- Episodes : 2 (Yokohama Kaidashi Kikou); 2 (Yokohama Kaidashi Kikou: Quiet Country Cafe)
- Genre : Slice of Life, Sci-Fi, Seinen
- Airing Date : May 1998 - December 1998 (Yokohama Kaidashi Kikou); December 2002 to March 2003 (Yokohama Kaidashi Kikou: Quiet Country Cafe)
- Producers : Ajia-Do
Although the original manga of the same name by Hitoshi Ashinano is perhaps more beloved and well-known, Yokohama Kaidashi Kikou, the iconic, post-apocalyptic iyashikei series, also received a couple of late 90s/early 2000s OVAs by the relatively obscure studio Ajia-Do presenting a pleasant slice of this slice of life story. Read on for our thoughts on this unique anime in the present day!
Following the early chapters of the manga, Yokohama Kaidashi Kikou gives a glimpse into the life of Alpha, a young woman who runs a small cafe outside of Yokohama. True to the spirit of most iyashikei series, Alpha’s everyday happenings are pretty mundane, rarely even getting customers at the cafe, but things get a lot more interesting as the details of the world unfold, this story taking place in the future after some unknown apocalyptic event has left many cities completely flooded and with few humans around. Alpha herself is actually an android who has been patiently waiting for the return of the mysterious owner of the cafe who is “away on business”.
Mono no Aware - Living in the Twilight Age
Despite its implied grim backstory and sci-fi trappings, Yokohama Kaidashi Kikou is actually a very relaxing and peaceful anime steeped in a strong feeling of “mono no aware” (a Japanese concept basically meaning “the beauty of the transient nature of things”, somewhat like nostalgia). It’s a strange feeling that is wonderfully reflected in the series’ idyllic depiction of the remains of once-great cities slowly being reclaimed by nature and Alpha’s simple and wistful, yet mostly carefree, life. Alpha’s nature as a machine that will likely outlast her human companions also inspires some introspective thoughts set against the slowly decaying world around her.
What it lacks in action and fancy animation it makes up for with strong art direction in character, environment, and mechanical design that strikes a nice balance between retro and futuristic, particularly in the titular cafe and Alpha’s fashion and various belongings. The music is also quite distinctive, particularly its frequent use of gekkin (a traditional Asian stringed instrument similar to a guitar or lute), and is more prominently highlighted than usual, even having an entire music-focused section in each episode. There are also just a lot of quality tracks, especially considering the entire series is just four episodes!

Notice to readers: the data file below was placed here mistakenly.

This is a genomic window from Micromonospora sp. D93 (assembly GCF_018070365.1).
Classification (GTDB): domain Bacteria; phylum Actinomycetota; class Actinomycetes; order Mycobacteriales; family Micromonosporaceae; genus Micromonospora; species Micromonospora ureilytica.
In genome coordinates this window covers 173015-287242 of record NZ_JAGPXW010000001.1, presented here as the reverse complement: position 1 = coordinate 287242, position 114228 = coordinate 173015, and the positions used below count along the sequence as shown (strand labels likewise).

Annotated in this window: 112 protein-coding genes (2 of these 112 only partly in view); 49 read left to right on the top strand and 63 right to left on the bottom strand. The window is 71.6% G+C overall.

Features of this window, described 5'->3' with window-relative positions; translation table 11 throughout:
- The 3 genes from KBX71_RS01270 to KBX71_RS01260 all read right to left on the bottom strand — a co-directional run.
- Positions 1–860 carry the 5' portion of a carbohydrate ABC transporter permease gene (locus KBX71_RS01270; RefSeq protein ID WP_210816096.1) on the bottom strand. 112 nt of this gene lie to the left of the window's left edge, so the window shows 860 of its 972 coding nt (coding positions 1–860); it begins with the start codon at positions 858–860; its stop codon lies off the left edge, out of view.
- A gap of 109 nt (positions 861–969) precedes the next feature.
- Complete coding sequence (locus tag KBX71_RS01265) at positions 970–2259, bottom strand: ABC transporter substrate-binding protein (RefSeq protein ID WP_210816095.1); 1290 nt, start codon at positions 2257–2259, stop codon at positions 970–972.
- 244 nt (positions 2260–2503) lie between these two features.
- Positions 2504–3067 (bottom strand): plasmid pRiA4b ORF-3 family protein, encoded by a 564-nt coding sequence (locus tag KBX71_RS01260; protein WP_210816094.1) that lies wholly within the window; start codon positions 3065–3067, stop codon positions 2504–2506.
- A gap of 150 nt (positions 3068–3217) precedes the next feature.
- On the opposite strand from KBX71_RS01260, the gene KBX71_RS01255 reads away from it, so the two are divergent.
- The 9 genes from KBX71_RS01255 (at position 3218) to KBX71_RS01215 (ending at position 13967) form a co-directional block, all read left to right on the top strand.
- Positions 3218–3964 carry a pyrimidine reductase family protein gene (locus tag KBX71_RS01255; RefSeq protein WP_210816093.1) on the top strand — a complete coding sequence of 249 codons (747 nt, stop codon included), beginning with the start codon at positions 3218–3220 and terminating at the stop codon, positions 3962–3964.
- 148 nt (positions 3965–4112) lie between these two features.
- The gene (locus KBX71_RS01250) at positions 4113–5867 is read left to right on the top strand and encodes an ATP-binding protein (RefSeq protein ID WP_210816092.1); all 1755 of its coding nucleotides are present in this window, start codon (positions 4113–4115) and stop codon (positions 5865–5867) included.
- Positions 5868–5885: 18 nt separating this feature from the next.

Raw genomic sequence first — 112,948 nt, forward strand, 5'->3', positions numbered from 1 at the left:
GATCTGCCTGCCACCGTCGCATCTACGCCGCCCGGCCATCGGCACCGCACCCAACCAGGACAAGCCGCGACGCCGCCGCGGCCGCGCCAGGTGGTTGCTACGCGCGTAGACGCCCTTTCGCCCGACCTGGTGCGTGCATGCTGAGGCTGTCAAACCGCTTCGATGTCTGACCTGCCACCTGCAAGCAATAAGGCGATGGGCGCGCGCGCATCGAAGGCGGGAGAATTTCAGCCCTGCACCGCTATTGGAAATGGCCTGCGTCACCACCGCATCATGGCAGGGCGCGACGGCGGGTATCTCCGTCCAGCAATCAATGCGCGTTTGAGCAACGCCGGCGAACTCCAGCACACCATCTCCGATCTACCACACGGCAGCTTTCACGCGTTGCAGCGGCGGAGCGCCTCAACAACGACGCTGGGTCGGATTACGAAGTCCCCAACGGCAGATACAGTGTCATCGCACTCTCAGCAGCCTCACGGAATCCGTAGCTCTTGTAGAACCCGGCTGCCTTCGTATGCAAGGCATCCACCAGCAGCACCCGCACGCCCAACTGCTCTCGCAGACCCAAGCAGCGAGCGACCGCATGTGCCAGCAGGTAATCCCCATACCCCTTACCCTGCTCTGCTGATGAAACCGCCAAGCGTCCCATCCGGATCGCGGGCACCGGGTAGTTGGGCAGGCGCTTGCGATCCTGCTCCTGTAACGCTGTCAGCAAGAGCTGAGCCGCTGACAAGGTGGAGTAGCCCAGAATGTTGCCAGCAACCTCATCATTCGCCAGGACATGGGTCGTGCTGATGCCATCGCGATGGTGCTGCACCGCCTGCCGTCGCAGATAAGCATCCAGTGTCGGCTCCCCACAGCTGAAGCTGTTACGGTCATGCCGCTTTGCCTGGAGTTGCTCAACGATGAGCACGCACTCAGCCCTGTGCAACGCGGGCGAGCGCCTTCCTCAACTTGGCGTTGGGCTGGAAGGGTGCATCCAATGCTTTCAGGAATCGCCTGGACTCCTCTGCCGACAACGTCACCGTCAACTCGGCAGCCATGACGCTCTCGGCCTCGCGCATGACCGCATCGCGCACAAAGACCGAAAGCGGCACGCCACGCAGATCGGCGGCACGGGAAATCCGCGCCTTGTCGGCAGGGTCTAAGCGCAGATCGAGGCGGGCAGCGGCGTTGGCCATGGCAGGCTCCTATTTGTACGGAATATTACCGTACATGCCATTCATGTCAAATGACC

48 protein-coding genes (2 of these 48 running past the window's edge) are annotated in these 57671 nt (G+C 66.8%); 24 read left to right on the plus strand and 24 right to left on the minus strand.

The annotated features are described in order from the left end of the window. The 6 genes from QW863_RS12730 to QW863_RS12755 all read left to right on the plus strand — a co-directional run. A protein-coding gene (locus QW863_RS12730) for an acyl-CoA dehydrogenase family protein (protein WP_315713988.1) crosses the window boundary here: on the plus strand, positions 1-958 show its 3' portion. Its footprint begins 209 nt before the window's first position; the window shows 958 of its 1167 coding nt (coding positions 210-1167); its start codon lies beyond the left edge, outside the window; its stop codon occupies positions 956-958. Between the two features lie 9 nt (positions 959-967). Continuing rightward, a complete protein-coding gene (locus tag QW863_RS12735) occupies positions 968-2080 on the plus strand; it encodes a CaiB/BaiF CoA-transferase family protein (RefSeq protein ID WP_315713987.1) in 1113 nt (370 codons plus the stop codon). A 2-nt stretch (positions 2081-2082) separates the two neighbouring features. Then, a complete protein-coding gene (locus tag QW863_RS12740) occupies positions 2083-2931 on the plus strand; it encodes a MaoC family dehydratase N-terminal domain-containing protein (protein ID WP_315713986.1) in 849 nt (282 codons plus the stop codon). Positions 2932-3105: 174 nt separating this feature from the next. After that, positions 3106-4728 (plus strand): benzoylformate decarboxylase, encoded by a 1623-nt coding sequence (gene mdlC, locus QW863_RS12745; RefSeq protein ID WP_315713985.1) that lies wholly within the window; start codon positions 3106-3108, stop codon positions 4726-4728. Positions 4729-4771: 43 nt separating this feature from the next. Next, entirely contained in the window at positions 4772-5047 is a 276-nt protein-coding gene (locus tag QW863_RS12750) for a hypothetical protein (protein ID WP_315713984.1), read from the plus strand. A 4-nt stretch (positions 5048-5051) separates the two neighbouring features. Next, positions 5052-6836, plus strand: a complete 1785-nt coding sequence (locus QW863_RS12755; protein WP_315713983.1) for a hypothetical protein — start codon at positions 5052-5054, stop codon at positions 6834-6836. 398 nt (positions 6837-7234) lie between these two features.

Happy, Shabby Life
While we’d argue the art direction of Yokohama Kaidashi Kikou is quite nice, this is definitely a series that is showing its age, especially in 2019. Simply put, despite some nicely drawn backgrounds and pleasing designs, the animation itself is largely mediocre, albeit in some ways the obvious aged nature adds to the experience by playing into that nostalgic feeling. The second OVA series also has somewhat better animation overall The other big possible complaint is that this series is largely uneventful, at least terms of plot progression or really just plot, but with slice of life that’s to be expected. We definitely think that the series would feel a lot more complete given more episodes but considering the source material’s relative obscurity, we’re lucky that we got as much as we did!
Altogether, Yokohama Kaidashi Kikou is quite an interesting little series that we think anyone who likes the manga or more unusual slice of life series in general, such as Aria The Animation, should definitely consider checking out! One plus side to its short length is that it’s also very accessible, taking about as long a single movie to watch it to completion. We’d love to see a new adaptation in the future! In any case, we hope you enjoyed this short piece on a short show! Let us know your thoughts in the comment section below and stick around Honey’s for more of all things awesome, anime and otherwise! またね。